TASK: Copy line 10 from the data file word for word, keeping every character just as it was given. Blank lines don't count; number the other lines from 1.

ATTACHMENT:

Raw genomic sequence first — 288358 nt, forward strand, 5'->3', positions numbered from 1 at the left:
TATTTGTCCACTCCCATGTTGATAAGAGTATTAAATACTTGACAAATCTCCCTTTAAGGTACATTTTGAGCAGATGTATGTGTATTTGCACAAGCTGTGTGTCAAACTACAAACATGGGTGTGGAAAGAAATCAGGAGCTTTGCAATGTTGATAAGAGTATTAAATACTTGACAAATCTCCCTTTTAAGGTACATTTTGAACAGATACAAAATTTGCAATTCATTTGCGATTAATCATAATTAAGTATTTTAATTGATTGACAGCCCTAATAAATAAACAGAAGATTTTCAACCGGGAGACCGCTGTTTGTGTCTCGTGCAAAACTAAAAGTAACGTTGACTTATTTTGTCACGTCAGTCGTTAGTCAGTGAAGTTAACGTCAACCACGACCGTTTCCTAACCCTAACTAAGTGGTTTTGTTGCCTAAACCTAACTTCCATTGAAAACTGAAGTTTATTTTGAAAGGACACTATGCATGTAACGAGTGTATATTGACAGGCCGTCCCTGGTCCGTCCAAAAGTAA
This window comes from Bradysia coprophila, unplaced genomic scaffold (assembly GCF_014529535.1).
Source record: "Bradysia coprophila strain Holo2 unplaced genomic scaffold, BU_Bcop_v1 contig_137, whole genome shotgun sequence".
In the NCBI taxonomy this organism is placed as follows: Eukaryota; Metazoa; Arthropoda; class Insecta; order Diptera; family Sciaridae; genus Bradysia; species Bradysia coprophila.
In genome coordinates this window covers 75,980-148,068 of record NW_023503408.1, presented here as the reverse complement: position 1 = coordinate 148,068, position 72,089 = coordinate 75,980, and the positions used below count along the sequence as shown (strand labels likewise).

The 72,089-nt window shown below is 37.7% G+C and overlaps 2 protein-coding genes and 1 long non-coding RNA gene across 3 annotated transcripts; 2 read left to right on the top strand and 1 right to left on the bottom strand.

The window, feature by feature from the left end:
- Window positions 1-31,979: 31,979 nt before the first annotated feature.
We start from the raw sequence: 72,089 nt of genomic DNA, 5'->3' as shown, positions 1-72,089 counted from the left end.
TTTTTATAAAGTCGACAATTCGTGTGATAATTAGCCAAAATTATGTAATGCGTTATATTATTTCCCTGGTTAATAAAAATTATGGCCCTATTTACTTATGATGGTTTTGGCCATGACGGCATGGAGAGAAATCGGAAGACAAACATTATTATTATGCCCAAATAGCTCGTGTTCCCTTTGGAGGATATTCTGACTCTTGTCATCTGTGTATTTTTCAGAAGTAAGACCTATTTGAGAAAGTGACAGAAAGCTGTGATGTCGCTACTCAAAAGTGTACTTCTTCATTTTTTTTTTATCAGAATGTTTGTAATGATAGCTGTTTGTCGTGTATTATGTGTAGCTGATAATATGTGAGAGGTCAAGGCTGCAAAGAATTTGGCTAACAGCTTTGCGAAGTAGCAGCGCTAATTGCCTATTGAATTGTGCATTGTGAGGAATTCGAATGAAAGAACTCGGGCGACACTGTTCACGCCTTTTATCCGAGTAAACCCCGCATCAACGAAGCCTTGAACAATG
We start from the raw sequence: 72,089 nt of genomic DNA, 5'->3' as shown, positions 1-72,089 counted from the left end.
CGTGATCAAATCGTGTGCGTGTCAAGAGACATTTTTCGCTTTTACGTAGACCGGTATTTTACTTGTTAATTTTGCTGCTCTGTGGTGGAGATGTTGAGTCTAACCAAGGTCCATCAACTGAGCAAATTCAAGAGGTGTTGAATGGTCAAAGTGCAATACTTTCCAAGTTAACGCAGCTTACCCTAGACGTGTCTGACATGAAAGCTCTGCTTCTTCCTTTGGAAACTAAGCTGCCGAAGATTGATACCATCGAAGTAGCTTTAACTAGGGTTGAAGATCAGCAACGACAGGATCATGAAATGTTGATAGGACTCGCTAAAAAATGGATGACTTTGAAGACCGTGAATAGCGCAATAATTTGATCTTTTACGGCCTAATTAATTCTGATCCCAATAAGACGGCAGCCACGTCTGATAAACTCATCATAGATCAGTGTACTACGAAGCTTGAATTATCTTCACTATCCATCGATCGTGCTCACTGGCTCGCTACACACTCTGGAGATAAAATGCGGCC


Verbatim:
We start from the raw sequence: 72,089 nt of genomic DNA, 5'->3' as shown, positions 1-72,089 counted from the left end.